Resources dwindling, can we get a new energy source in time?

Last week, a report supported by 1,360 scientists from 95 countries—some of them tops in their fields—warned humankind it is living beyond its means. The group warns that nearly two-thirds of the natural systems that support life on this planet are being disabled by human pressure.

The study says that wetlands, forests, estuaries, savannas, coastal fisheries and other places that recycle air, water and nutrients for all living creatures, including man, are being irreversibly damaged.

“Human activity is putting such a strain on the natural functions of Earth that the ability of the planet’s ecosystems to sustain future generations can no longer be taken for granted,” the report said.

It further states that because of human demand for food, fresh water, timber, fiber and fuel, more land has been taken for agriculture in the last 60 years than in the 18th and 19th centuries combined. An estimated 24 percent of the Earth’s land surface is under cultivation.

Water withdrawals from lakes and rivers have doubled in the past 40 years. Humans now use between 40 and 50 percent of all available fresh water runoff. At least one-quarter of all fish stocks are over harvested. In some areas, the catch is less than a hundredth of what it was before industrial fishing.

Some other symptoms: since 1980 about 35 percent of the mangroves have been lost, 20 percent of the world’s coral reefs have been destroyed and another 20 percent badly damaged. Deforestation and other changes could raise the risks of malaria and cholera, and could open the way for new and unknown diseases to emerge.

A team of biologists and economists in 1997 attempted to place a value on the services provided by nature, such as the free pollination of crops, the air conditioning furnished by wild plants, and the recycling of nutrients by the oceans.

They arrived at an estimate of $33 trillion, nearly twice the gross global national product for that year. But after this report, titled Millenium Ecosystem Assessment, spoke of “an unprecedented period of spending Earth’s natural bounty,” it was time for a reassessment.

“In many cases,” said the scientists, “it is literally a matter of living on borrowed time. By using up supplies of fresh groundwater faster than they can be recharged, for example, we are depleting assets at the expense of our children.”

Flow from rivers has declined sharply. An estimated 90 percent of the total weight of large predators such as tuna, swordfish and sharks, has vanished in recent years. Additionally, an estimated 12 percent of bird species, 25 percent of mammals and more than 30 percent of amphibians are threatened with extinction in the next century.

More and more of the planet’s population lives in cities, exploiting our advanced technology. Scientists warn, however, that nature is not something merely to be enjoyed on weekends. Conservation is not just a nice practice if you have time and inclination.

“These are dangerous illusions that ignore the vast benefits of nature to the lives of 6 billion people on the planet. We may have distanced ourselves from nature, but we rely completely on the services it delivers,” they said.

Meantime, as the supply of hydrocarbon fuels begins to dwindle, attention has focused on the Gulf of Mexico and a few other locations. More than a mile below the surface of the Gulf lies a vast untapped energy field containing what are called methane hydrates.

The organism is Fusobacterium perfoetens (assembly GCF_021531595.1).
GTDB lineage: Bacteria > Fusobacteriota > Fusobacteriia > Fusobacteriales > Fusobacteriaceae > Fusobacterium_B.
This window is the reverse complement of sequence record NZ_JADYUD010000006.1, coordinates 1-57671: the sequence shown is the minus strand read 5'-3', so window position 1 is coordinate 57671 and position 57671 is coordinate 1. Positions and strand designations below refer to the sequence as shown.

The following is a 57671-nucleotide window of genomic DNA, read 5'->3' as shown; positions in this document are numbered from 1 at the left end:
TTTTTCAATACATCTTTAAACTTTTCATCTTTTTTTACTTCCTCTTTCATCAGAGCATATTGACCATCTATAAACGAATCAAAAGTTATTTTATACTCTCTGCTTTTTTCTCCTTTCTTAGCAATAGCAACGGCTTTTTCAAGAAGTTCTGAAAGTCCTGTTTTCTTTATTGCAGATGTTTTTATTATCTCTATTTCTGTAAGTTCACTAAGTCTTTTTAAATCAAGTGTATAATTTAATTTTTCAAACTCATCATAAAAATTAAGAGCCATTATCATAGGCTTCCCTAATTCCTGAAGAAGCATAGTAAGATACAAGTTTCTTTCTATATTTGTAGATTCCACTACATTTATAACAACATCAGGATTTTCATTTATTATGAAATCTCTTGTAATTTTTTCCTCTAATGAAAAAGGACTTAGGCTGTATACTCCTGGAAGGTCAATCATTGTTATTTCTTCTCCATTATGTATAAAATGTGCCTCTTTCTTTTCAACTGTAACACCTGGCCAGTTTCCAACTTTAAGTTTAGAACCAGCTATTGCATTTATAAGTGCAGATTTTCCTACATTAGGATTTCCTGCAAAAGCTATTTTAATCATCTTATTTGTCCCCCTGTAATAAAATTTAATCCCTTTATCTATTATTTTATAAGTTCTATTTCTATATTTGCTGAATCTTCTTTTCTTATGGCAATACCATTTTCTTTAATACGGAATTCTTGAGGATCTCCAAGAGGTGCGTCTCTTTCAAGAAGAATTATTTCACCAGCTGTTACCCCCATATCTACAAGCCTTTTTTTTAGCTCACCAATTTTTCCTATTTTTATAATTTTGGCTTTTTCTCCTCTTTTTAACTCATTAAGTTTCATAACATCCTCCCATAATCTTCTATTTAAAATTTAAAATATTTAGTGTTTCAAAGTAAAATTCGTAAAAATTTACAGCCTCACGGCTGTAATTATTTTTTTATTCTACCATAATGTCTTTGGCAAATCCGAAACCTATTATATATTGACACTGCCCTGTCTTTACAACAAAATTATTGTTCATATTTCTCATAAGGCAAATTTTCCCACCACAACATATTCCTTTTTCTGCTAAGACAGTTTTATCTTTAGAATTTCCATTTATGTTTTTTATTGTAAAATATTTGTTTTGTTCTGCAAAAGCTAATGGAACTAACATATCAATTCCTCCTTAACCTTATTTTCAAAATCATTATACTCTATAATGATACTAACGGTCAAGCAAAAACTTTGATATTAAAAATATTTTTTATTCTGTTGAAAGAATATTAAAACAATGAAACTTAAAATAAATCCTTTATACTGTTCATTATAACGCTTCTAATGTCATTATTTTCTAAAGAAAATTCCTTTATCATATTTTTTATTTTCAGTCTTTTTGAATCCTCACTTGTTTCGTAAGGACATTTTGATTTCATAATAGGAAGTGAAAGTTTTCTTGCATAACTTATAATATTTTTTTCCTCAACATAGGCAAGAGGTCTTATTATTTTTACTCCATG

These are crystals containing the gases that are in the sediment beneath the seabed. Geologists say there is enough natural gas there to service U.S. consumption for decades, or to bring about a catastrophic climate change powerful enough to melt the glaciers and cause devastating flooding.

Scientists say there may be more energy down there than in all the known reserves of oil, gas and coal put together. Besides the Gulf, the methane crystals are found under the Arctic permafrost and at the bottom of most of the oceans.

“The amount of energy there is just too big to ignore,” said Bahman Tohidi, who heads the Centre for Gas Hydrate Research at Heriot Watt University in Edinburgh, Scotland. “It’s not easy (to get), but it’s not something we can say we can’t do, so let’s forget about it.”

The Bush administration is sending a drilling vessel into the Gulf on a mission to find ways to bring this huge new energy source to power stations within a decade.

Ray Boswell, of the U.S. Department of Energy’s national energy technology laboratory, said the U.S. is determined to be the first to mine this resource. “Commercially viable production is definitely realistic within a decade,” he said. “The world is investing in hydrates, and one reason for us to do this is to maintain our leadership position in this emerging technology.”

Whether the exploration will produce benefit or disaster depends on how the crystals are found—in thick layers or scattered—and how the methane is released, in one big rush or under a gradual, controlled acquisition.

Environmental groups are against disturbing the seabed in search of hydrates. Paul Johnston, a scientist with the Greenpeace laboratory at Exeter University, said such exploration is very risky.

“There are legitimate concerns that attempts to tap into these reserves could cause very widespread destabilization of the seabed and damage to ecosystems,” Johnston said. He noted methane is a much more potent greenhouse gas than carbon dioxide, and any that gets released during production would only aggravate global warming.

Boswell takes another tack. “The prudent approach is to address all the avenues for supplying future energy. People who say it has to be one or the other, I think, are putting too many eggs in one basket,” he said.

The overall question now is, do we have 10 years to accomplish this before the oil flow dries up? (

From the April 6-12, 2005, issue

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